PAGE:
The spawning activity of the Australian crimson-spotted rainbowfish (Melanotaenia fluviatilis) was monitored over a period of nine days. After the first three days, groups of rainbowfish were pulse-exposed with the pyrethroid insecticide esfenvalerate at one of six nominal concentrations (0, 1, 3.2, 10.0, 32.0, or 100 μ/L). The effects of esfenvalerate on fecundity, total hatch, hatchability of eggs, frequency of hatch defects, and the survival and growth of subsequent larvae were monitored. Hepatic cytochrome P-450 activity (ECOD, EROD, EFCOD) was measured six days post-exposure in controls and fish exposed to 32 μg/L esfenvalerate. Cytochrome P-450 activity was also measured in single sex populations of male and female rainbowfish similarly exposed. The effects of esfenvalerate pulse-exposure on the lymphoproliferation of immune cells isolated from spawning and non-spawning groups of rainbowfish were examined in a second experiment. Over 75% of fish pulse-exposed to 100 μg/L esfenvalerate died, and males in all treatments were more strongly affected than females. There was a negative correlation between pesticide concentration, fecundity, and total hatch. All eggs laid in the first three days post-exposure failed to hatch in some treatments, although esfenvalerate pulse-exposure did not increase the prevalence of deformed larvae. Esfenvalerate pulse-exposure significantly increased hepatic ECOD activity in male rainbowfish but had no effect on male EROD or EFCOD activities. There was no significant effect of esfenvalerate pulse-exposure on hepatic EROD, ECOD, or EFCOD activities of female rainbowfish. Unstimulated lymphocyte proliferation was lower in treated female rainbowfish than non-exposed female fish, and there was some evidence of an interaction with spawning activity.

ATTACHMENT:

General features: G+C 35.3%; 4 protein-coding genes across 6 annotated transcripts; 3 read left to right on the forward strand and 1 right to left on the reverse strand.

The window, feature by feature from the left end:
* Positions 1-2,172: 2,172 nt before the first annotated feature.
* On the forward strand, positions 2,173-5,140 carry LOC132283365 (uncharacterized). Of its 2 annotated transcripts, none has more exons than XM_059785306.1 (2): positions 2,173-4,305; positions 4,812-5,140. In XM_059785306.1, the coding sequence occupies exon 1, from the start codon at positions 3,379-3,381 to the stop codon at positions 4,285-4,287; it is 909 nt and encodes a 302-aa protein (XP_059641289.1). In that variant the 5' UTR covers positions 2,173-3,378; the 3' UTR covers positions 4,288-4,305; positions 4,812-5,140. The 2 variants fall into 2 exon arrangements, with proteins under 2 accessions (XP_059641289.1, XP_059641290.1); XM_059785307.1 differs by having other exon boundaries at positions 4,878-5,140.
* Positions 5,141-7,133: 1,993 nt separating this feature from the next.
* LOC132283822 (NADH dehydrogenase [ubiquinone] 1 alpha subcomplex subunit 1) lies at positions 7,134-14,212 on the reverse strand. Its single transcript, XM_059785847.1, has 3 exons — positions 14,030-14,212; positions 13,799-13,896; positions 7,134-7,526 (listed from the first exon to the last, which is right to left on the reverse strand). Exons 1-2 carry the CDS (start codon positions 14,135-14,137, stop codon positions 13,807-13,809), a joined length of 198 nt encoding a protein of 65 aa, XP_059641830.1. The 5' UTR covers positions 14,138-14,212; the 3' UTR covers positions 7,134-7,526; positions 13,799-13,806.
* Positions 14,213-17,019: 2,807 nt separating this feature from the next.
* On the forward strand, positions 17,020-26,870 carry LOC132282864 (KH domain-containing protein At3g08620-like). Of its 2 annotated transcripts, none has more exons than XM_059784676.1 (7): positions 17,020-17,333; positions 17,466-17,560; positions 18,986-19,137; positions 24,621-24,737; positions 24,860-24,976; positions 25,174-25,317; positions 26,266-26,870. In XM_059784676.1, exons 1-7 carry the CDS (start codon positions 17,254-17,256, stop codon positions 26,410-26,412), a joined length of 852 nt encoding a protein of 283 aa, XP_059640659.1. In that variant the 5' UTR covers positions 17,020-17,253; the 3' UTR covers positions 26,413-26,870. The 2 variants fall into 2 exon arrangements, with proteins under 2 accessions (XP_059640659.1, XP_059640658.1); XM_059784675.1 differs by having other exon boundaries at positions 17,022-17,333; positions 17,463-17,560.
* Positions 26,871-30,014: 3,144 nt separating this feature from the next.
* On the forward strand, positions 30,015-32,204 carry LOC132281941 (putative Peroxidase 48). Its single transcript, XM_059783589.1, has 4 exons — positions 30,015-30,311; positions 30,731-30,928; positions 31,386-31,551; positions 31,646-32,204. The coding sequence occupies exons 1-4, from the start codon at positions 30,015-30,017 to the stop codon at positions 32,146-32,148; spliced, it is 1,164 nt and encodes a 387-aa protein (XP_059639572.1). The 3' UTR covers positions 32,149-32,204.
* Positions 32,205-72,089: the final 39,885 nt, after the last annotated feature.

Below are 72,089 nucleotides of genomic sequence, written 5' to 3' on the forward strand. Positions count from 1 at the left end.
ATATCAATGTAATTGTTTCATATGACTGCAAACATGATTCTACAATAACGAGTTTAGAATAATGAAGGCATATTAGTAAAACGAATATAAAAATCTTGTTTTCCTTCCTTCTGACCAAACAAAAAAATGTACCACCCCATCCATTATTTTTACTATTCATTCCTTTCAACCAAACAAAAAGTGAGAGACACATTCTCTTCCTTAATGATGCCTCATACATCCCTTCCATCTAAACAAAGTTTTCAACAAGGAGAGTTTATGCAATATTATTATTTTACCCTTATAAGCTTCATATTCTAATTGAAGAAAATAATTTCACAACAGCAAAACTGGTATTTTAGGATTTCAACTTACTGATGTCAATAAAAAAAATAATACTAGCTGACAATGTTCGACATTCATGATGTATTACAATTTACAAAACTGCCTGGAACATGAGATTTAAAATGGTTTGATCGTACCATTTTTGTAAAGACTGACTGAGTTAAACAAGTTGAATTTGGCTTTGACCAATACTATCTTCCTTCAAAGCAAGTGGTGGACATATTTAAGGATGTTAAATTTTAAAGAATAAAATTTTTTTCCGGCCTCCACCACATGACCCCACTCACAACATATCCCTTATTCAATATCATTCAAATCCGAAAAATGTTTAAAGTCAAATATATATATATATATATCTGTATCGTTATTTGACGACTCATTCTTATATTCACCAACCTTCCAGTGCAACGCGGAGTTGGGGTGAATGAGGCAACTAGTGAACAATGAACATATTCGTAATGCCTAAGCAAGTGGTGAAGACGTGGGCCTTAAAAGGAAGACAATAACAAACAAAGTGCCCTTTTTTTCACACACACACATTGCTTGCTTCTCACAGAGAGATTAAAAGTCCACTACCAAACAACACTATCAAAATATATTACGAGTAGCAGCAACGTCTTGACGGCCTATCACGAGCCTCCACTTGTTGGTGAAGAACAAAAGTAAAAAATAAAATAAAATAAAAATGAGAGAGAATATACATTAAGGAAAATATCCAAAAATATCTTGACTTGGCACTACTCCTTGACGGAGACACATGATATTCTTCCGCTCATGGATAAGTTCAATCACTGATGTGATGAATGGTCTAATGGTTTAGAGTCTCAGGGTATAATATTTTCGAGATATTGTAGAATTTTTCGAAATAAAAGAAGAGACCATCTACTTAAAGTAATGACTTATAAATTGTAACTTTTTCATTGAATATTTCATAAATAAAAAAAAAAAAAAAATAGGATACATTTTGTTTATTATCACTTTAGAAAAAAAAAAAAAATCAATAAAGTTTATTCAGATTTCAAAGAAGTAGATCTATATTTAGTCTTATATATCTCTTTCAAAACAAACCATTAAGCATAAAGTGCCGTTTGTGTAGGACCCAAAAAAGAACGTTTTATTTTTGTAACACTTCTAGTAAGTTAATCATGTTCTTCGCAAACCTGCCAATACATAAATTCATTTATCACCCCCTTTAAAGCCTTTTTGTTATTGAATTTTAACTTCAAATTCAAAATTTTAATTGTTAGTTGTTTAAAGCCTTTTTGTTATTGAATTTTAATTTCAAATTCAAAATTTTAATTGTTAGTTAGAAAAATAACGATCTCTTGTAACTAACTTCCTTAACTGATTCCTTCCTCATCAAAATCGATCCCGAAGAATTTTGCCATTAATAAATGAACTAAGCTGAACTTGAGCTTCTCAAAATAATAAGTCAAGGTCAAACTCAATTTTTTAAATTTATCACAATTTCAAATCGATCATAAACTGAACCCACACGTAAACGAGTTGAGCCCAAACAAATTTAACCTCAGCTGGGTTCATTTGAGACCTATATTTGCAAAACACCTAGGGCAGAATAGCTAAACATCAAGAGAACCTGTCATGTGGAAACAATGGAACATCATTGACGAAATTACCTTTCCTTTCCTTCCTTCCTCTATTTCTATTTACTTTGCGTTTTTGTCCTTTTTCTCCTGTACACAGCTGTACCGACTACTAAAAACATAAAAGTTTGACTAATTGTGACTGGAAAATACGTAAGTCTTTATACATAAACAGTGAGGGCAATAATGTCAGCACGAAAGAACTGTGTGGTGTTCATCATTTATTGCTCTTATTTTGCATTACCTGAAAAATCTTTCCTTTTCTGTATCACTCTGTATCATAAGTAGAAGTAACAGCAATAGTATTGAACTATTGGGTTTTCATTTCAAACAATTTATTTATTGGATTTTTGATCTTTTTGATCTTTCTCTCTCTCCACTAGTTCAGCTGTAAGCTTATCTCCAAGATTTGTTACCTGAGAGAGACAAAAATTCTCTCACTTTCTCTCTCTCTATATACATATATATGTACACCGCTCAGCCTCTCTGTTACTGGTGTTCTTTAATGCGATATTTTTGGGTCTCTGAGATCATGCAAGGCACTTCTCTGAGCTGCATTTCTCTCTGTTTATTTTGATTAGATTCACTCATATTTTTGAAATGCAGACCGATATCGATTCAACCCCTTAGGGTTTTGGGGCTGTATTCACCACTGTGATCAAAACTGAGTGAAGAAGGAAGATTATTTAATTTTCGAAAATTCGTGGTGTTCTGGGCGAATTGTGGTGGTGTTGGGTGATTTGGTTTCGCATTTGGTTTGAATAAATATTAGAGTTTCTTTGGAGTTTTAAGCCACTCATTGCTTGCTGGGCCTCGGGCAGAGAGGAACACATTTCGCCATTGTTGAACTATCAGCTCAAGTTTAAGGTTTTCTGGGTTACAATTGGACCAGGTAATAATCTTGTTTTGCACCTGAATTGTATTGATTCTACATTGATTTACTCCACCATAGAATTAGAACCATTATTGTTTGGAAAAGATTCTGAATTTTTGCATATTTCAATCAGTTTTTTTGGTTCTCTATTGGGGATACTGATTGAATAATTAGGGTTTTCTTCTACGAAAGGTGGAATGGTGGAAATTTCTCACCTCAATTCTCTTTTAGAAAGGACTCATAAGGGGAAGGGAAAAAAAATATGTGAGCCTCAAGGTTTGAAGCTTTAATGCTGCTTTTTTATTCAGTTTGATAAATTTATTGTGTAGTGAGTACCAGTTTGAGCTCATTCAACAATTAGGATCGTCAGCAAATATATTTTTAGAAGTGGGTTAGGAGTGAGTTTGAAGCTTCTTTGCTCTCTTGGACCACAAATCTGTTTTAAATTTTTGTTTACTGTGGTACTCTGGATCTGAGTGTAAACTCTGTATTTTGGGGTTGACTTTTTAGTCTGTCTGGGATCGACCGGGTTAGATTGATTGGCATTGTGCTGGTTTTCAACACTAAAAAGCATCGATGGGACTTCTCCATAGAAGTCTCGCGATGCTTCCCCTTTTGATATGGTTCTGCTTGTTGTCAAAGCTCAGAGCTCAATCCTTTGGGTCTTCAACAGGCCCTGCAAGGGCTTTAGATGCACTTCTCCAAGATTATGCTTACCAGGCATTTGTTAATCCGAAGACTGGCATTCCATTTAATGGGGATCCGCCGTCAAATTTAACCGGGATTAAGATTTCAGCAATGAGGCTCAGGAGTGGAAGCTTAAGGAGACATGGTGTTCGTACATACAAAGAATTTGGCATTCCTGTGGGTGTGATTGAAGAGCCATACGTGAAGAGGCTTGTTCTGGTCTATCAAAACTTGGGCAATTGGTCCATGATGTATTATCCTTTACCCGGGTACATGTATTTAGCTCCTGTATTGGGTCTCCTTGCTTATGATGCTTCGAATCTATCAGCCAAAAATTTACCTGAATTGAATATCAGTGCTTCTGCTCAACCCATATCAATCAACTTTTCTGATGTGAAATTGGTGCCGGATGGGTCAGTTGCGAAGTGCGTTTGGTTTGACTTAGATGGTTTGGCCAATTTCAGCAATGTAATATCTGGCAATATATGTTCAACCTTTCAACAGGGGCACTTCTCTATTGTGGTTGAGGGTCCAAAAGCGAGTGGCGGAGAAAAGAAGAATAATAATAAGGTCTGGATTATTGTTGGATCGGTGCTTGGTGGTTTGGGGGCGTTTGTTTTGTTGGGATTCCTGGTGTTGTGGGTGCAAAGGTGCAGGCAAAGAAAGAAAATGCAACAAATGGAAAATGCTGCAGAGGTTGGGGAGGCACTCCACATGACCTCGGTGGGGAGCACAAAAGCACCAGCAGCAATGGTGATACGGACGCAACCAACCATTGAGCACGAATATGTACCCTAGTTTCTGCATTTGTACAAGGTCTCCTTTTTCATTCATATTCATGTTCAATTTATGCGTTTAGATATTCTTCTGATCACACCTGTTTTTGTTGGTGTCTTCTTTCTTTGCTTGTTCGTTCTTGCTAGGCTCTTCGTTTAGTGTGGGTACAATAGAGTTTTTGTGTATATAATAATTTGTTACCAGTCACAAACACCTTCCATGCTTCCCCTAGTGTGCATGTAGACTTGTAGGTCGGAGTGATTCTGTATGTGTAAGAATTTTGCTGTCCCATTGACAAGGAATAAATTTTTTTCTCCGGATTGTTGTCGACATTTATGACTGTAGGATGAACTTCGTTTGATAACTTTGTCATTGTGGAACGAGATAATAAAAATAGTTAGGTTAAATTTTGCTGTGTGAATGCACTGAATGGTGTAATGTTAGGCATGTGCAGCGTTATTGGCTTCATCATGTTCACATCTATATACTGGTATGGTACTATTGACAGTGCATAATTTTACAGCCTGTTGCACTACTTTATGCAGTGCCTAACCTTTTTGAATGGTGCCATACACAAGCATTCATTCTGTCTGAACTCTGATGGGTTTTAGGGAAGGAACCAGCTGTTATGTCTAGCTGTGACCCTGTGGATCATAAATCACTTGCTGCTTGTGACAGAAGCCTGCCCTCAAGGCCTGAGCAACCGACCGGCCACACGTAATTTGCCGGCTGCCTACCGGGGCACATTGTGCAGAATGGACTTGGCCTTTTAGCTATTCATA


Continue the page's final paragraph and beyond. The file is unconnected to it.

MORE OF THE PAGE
|Number of pages||5|
|Journal||Archives of Environmental Contamination and Toxicology|
|Publication status||Published - May 1995|
ASJC Scopus subject areas
- Environmental Chemistry
- Environmental Science(all)